Home weight-loss What’s the Deal With Fish Oil?

What’s the Deal With Fish Oil?


What’s the Deal With Fish Oil?

Among the supplements lining grocery store shelves, you’ve likely come across fish oil. Thanks to its high content of omega-3 fatty acids (found in the diet via fatty fish) for centuries, research links fish oil to health benefits, including better heart health, cognitive function and reduced risk of certain cancers. Like other supplements, it can be confusing to determine whether or not to take fish oil, especially if you do not consume fatty fish regularly. Here’s what you need to know about fish oil before deciding if a supplement is right for you.


Fish oil is derived from the tissues of fatty, oily fish like salmon, mackerel, tuna, anchovies, sardines and trout. Just like these fish, fish oil is rich in omega-3 fatty acids, specifically EPA and DHA. Omega-3 fats are important components in the structure of our cells, especially in the brain and eyes. They’re also an energy source for the body and an anti-inflammatory agent. Health organizations have varied recommendations on omega-3 fats, but the recently updated 2020-2025 Dietary Guidelines recommend adults and children consume fish 2–3 times per week (with one serving equating to 4 ounces). However, most Americans are far from meeting this goal.

The updated guidelines on fish consumption are greater than ever before, and children are included for the first time, likely due to the growing body of research on the benefits of omega-3 fats. The literature tends to favor a few different health categories, where it is thought to have the most benefits: fetal growth and development, cardiovascular health and cognitive function, though various cancers and inflammatory conditions are also being researched.


Because omega-3’s, especially DHA, is an important component in the structure of brain cells, it has been hypothesized that fish oil may be protective against cognitive decline and promote overall brain health. Several studies on this topic have mixed findings, ranging from a reduced risk of Alzheimer’s disease and dementia among individuals who supplemented with DHA versus those who did not, to several reviews and meta-analyses showing omega-3 supplementation did not significantly affect cognitive function.


Fish oil is commonly thought to have a cardio-protective effect, but the research has also been somewhat mixed. Studies have found a reduced risk of cardiovascular death and significant reductions in rates of heart attack and heart disease in individuals taking fish oil supplements compared to those who did not. However, a meta-analysis found omega-3 supplementation did not reduce the risk of heart attack, stroke or cardiovascular death. Another study using high-dose omega-3 supplementation (available only by prescription) found individuals taking the supplement had a significantly lower risk of stroke. Prescription, high-dose omega-3 supplements have also been found to reduce triglycerides in individuals with high levels.


Omega-3 fatty acids, especially DHA, are essential for fetal growth and development because they play such an important role in the structure of cells in the brain and eye. The current dietary guidelines recommend pregnant women consume 8–12 ounces of low-mercury, high-DHA/EPA seafood per week, such as salmon, sardines and trout. This equates to around 200–300mg of DHA, and the recommendation for breastfeeding women is similar. Studies are mixed and inconclusive on improvements in a child’s cognitive function, language and conceptualization whose mothers were supplemented with omega-3’s when pregnant. However, omega-3 supplementation may help reduce the risk of low birth weight. Most prenatal vitamins contain DHA.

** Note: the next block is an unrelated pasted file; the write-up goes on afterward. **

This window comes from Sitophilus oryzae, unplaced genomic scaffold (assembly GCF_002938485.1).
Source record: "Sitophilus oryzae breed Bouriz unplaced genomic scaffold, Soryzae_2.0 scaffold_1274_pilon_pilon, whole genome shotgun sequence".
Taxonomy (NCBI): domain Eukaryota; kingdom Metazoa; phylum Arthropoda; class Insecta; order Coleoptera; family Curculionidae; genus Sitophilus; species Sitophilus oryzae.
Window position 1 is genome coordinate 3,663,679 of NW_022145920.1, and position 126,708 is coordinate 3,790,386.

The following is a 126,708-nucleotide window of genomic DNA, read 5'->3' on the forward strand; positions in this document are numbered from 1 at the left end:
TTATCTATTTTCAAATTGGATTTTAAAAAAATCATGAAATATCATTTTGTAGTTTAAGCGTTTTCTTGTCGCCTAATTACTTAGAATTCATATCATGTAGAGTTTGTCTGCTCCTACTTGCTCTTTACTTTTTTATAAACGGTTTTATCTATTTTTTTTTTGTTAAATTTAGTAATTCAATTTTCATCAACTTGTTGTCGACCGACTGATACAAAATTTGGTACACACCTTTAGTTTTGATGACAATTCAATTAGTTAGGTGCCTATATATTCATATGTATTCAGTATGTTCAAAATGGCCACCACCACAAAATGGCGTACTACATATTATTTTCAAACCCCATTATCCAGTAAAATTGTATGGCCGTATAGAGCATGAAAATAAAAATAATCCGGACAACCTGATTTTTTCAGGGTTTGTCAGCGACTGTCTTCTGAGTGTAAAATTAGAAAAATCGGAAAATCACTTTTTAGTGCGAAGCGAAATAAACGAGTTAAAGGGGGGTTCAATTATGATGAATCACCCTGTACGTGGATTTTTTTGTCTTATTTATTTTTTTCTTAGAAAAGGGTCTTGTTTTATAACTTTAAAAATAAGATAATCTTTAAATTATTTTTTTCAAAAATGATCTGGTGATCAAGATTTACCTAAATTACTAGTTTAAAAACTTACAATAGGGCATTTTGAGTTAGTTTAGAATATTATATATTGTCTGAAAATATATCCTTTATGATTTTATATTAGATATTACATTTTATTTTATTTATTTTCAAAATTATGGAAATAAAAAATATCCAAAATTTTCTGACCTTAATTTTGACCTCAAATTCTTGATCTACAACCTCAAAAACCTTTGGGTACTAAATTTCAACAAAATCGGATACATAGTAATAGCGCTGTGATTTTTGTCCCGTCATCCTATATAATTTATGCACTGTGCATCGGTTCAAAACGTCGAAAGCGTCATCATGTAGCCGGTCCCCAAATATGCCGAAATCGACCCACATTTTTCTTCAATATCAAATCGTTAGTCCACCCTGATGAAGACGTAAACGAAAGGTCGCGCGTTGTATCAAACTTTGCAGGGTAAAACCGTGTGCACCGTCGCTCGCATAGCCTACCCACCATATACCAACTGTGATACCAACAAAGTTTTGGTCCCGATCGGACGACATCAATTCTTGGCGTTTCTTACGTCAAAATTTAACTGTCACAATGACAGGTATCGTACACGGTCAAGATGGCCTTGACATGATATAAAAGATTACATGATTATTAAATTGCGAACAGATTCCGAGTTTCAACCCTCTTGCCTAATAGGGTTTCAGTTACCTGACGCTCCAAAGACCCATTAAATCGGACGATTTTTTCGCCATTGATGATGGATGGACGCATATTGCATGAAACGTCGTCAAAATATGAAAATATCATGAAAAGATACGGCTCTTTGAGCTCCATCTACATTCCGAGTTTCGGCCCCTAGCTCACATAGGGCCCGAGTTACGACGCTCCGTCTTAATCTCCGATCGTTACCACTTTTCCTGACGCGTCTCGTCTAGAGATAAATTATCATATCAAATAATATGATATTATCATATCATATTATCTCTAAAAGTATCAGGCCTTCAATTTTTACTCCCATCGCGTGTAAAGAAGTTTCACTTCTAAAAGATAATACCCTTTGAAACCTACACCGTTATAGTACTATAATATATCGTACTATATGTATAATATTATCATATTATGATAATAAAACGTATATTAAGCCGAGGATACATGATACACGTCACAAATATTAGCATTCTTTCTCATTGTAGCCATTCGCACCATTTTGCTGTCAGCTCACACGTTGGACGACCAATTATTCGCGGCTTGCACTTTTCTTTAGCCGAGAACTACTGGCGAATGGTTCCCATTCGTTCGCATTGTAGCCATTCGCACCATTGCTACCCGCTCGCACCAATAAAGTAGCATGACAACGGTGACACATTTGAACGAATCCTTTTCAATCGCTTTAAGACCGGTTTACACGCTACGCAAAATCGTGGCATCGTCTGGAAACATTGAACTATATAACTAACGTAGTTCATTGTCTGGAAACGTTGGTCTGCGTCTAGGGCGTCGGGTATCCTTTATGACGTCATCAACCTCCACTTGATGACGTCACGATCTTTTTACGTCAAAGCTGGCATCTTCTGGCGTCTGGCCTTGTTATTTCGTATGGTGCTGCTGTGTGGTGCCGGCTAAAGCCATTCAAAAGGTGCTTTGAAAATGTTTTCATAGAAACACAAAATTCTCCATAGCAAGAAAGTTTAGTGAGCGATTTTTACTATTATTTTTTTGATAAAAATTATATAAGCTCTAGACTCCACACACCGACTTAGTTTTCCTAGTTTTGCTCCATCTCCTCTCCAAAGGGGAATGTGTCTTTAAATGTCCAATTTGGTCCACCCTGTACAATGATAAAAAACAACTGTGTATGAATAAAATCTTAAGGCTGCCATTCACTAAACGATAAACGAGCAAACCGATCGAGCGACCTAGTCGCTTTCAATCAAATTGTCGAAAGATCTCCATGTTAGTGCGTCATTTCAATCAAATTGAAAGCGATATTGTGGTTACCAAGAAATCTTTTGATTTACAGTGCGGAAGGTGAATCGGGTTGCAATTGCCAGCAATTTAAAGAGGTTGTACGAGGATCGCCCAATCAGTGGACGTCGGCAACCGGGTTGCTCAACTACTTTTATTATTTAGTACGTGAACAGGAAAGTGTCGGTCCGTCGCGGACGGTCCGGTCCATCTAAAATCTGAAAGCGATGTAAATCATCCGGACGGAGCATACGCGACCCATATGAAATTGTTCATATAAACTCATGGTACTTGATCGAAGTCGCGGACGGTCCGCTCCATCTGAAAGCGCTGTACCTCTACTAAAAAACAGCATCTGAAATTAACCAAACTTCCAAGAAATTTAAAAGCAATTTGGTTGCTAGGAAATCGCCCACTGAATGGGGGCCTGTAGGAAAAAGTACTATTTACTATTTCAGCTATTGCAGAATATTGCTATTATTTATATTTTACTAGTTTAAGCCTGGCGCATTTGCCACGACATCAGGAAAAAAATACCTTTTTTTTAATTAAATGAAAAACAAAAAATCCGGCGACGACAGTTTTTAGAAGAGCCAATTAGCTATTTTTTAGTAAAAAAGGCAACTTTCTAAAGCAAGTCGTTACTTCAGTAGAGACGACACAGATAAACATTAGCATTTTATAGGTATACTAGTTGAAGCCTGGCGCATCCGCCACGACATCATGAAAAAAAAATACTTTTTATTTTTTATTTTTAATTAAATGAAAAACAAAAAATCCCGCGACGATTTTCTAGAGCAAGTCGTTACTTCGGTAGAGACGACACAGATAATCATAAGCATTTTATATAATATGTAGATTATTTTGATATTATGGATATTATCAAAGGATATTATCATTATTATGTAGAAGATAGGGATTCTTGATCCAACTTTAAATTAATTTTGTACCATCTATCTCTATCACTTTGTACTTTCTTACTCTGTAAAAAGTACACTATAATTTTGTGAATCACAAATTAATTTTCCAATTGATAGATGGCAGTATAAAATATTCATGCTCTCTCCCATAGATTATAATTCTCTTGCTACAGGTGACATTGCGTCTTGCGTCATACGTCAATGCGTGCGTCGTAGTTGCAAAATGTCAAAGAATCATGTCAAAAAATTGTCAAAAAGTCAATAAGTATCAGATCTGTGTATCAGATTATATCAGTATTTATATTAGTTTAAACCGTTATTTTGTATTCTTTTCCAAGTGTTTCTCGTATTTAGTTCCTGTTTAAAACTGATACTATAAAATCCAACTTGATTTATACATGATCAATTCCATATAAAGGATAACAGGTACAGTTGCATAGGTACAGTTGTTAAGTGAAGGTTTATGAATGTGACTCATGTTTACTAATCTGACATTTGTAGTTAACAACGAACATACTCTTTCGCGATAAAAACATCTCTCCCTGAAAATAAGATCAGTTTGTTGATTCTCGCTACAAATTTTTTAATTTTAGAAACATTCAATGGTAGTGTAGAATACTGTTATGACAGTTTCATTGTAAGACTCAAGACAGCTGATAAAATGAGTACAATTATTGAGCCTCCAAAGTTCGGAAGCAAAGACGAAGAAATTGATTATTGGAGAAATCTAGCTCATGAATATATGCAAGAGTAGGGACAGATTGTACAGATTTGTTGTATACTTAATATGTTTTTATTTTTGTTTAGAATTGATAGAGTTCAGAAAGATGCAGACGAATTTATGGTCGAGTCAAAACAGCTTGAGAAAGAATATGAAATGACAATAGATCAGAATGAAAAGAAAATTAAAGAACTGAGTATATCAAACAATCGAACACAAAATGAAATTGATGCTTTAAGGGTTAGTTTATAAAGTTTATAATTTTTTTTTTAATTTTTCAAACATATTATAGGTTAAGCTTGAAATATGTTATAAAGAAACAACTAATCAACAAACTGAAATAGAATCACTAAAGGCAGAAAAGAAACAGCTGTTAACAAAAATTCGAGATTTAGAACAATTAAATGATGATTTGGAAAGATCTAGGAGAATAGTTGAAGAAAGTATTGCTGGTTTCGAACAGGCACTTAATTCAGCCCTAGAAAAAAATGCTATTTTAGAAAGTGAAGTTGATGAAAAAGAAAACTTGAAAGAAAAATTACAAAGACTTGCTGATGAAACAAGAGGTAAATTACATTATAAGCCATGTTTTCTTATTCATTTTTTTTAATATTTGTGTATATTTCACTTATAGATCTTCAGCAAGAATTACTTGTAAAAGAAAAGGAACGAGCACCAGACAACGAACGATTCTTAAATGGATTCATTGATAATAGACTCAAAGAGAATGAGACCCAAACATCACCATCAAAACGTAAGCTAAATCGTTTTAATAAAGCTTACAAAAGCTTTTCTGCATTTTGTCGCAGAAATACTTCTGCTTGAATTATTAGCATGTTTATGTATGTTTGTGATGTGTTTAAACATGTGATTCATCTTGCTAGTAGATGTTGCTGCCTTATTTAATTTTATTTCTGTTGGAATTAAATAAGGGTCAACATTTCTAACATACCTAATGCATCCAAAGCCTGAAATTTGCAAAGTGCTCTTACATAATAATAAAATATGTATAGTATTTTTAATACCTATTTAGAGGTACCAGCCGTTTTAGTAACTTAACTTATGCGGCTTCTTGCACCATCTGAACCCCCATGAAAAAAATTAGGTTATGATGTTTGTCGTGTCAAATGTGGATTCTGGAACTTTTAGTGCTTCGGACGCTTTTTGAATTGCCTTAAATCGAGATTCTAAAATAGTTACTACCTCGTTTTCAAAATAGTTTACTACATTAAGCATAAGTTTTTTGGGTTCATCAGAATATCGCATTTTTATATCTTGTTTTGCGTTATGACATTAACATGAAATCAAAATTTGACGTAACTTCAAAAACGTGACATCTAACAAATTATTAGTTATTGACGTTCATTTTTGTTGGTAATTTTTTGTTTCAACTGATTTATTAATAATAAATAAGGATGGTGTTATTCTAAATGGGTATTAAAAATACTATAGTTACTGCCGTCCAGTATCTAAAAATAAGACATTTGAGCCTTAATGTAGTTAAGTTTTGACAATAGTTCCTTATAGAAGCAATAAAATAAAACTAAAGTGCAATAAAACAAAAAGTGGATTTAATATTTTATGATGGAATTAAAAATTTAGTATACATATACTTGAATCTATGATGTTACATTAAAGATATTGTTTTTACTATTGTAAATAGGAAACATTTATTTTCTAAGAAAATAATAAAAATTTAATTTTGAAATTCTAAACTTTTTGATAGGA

Fish oil is also known to produce molecules that work to reduce inflammation in the body, which may help reduce the risk of chronic disease and even some cancers. It may also be beneficial to help reduce painful symptoms of inflammatory diseases such as rheumatoid arthritis.


If you like and consume fatty fish regularly (2–3 times per week), fish oil supplementation isn’t typically necessary. You can also get omega-3’s from other sources such as grass-fed beef and free-range eggs.

If you’re not quite there yet, working to include more fish in your diet is a great goal. A couple of delicious ways to incorporate more fatty fish into your diet include:

  • Making a sheet pan dinner with roasted salmon, seasonal veggies and potatoes
  • Using canned wild salmon to make a savory frittata or trying salmon cakes with egg, breadcrumbs, herbs and spices
  • Adding sardines to pasta dishes with lemon, olive oil and garlic
  • Baking trout to serve with wild rice and steamed broccoli


Supplementing with fish oil can help those who dislike the taste of fatty fish, but it’s not strictly necessary if you’re eating a well-balanced diet. A good place to start is by tracking your intake with an app like MyFitnessPal so you can get a sense of the types of fats you’re consuming.

If you’re thinking of supplementing, always discuss it with your dietitian or doctor and make sure you’re purchasing from a reputable brand that does third-party testing. It’s also a good idea to store the bottle in the refrigerator to slow oxidation. Avoid buying large bottles of capsules or liquids. While the price per capsule may be enticing, buying in bulk could lead to accidental oxidation — smaller bottles are open for, and used up, in a shorter time.

Ultimately, the best way to reap the most benefits from fish oil is to combine your intake (either via supplementation or fish) with a diet rich in fruits, vegetables, whole grains, beans and legumes.

Originally published August 2014, updated with new information

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